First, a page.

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Table 1 Summary of theories used in the development of the conceptual model

From: Effective advocacy strategies for influencing government nutrition policy: a conceptual model

  Advocacy Coalition Framework [11] Multiple Streams Theory [12] Punctuated Equilibrium Theory [13] Strength of Weak Ties [19]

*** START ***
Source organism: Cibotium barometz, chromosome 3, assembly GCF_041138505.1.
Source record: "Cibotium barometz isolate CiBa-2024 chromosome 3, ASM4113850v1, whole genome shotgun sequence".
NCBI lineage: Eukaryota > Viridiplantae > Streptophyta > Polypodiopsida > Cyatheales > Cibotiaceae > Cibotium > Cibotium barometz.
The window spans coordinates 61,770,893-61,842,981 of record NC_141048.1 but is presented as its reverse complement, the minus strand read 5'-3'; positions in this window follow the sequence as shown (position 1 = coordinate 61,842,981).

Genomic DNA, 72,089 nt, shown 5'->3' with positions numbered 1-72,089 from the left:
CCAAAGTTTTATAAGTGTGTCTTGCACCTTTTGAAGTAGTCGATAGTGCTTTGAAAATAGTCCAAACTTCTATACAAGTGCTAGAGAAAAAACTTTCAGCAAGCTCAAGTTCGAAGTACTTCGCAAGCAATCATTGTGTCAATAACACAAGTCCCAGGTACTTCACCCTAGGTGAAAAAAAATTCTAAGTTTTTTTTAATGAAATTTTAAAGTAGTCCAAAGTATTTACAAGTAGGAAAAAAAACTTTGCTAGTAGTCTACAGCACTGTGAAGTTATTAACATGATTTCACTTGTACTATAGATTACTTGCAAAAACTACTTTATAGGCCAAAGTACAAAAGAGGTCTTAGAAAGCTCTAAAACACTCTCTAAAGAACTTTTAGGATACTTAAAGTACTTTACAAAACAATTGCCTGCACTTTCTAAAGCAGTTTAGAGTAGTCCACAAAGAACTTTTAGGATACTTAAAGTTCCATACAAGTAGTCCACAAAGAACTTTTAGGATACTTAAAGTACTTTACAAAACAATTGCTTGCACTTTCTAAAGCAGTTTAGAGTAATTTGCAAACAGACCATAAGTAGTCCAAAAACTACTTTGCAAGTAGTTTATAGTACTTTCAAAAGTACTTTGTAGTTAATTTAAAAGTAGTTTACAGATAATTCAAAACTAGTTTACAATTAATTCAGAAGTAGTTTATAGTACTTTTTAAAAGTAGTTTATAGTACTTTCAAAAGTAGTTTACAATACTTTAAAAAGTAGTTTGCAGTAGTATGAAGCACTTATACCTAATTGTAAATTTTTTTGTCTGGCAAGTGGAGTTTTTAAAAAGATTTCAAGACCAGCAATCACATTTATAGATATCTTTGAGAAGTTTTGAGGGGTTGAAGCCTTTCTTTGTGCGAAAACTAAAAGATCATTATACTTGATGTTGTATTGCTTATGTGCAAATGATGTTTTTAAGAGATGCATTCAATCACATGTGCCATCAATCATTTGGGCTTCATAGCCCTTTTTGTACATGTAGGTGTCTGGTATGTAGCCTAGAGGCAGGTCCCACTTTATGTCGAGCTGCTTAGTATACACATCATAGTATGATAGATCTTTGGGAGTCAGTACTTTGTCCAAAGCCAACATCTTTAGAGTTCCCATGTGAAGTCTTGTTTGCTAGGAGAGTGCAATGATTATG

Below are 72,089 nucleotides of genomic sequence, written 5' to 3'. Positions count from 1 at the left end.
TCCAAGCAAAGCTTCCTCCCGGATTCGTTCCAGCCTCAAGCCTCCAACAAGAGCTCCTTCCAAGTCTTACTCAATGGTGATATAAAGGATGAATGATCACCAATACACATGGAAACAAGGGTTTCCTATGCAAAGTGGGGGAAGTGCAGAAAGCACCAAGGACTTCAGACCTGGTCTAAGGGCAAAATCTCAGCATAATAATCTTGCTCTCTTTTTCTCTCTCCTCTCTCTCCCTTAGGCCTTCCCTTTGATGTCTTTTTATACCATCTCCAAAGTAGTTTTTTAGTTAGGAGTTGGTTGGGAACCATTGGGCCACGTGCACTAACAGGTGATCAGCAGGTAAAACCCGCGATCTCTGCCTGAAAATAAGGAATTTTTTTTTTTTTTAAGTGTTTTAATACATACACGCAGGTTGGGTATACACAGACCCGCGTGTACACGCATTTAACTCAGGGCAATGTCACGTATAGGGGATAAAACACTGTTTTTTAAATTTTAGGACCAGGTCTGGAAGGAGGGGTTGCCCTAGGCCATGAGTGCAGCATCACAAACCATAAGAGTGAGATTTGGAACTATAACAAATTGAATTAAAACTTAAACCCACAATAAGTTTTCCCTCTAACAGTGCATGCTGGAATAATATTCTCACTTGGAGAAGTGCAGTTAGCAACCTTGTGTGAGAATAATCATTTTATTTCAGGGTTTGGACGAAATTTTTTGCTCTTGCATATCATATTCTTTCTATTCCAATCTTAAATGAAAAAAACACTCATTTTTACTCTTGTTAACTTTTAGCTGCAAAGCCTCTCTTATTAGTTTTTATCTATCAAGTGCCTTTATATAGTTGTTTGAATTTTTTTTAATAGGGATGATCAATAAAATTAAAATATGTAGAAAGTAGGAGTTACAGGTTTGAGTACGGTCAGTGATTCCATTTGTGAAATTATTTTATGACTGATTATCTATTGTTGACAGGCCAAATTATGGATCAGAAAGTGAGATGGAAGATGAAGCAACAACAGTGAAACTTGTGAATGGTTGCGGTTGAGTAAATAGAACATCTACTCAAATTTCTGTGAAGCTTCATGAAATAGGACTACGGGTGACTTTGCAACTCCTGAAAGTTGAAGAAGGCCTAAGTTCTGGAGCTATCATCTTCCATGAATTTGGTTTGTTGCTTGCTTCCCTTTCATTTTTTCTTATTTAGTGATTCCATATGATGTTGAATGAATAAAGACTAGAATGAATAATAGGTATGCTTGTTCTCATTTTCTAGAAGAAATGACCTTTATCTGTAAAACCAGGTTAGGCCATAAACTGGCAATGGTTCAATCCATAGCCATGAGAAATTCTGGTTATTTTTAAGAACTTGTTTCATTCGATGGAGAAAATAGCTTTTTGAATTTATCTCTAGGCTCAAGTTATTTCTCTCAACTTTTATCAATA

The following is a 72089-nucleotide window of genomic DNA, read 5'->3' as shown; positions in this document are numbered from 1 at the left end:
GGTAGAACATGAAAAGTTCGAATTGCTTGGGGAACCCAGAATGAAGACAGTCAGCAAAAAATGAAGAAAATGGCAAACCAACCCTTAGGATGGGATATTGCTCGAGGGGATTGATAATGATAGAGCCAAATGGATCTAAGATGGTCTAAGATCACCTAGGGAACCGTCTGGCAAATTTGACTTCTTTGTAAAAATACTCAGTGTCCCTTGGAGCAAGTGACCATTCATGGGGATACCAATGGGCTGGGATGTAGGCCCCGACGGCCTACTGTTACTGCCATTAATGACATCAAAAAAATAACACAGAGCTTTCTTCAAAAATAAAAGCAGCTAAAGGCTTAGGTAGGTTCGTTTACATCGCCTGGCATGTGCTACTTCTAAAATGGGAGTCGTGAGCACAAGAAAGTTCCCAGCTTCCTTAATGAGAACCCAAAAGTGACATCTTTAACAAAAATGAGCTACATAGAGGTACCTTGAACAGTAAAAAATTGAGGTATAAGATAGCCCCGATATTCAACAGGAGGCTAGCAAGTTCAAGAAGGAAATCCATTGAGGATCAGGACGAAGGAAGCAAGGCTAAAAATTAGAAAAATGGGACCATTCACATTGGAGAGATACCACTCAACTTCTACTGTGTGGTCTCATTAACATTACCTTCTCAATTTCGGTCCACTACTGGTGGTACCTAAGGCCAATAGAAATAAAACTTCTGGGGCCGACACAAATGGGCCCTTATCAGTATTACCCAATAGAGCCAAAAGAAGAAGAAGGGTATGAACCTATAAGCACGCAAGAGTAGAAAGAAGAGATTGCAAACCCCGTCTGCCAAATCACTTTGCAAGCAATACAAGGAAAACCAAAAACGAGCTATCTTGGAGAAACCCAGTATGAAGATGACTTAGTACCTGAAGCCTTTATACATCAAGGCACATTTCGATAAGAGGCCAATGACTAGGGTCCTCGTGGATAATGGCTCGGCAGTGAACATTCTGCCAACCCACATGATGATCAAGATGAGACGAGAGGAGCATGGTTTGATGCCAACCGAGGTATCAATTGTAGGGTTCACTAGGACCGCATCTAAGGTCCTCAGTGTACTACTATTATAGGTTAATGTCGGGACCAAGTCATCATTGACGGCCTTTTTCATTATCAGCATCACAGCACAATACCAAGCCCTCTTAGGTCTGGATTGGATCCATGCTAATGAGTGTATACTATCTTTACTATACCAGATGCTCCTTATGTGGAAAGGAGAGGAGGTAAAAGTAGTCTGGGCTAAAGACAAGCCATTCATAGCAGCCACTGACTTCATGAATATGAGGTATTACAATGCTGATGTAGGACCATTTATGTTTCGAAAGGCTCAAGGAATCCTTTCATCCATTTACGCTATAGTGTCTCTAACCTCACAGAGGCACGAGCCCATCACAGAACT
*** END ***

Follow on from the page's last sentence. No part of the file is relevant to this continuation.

Summary of theory Policymaking is characterised by the interaction of advocacy coalitions within a policy system. Belief systems guide choices and actions. Alignment and activity of coalitions can drive change. Policymaking is composed of three streams: problem; policy: and politics. When these streams come together during open policy windows, policy change is likely to occur. Policy entrepreneurs play a crucial role in this process. Policymaking is characterised by long periods of incremental change punctuated by brief periods of major change. Policy image (framing) and public mobilisation play a central role in aiding policy change. Possession of links to actors beyond one’s immediate close knit cluster can greatly increase opportunities for new or distinct information. Access to this information can provide new insights enabling advocates to better influence policymaking.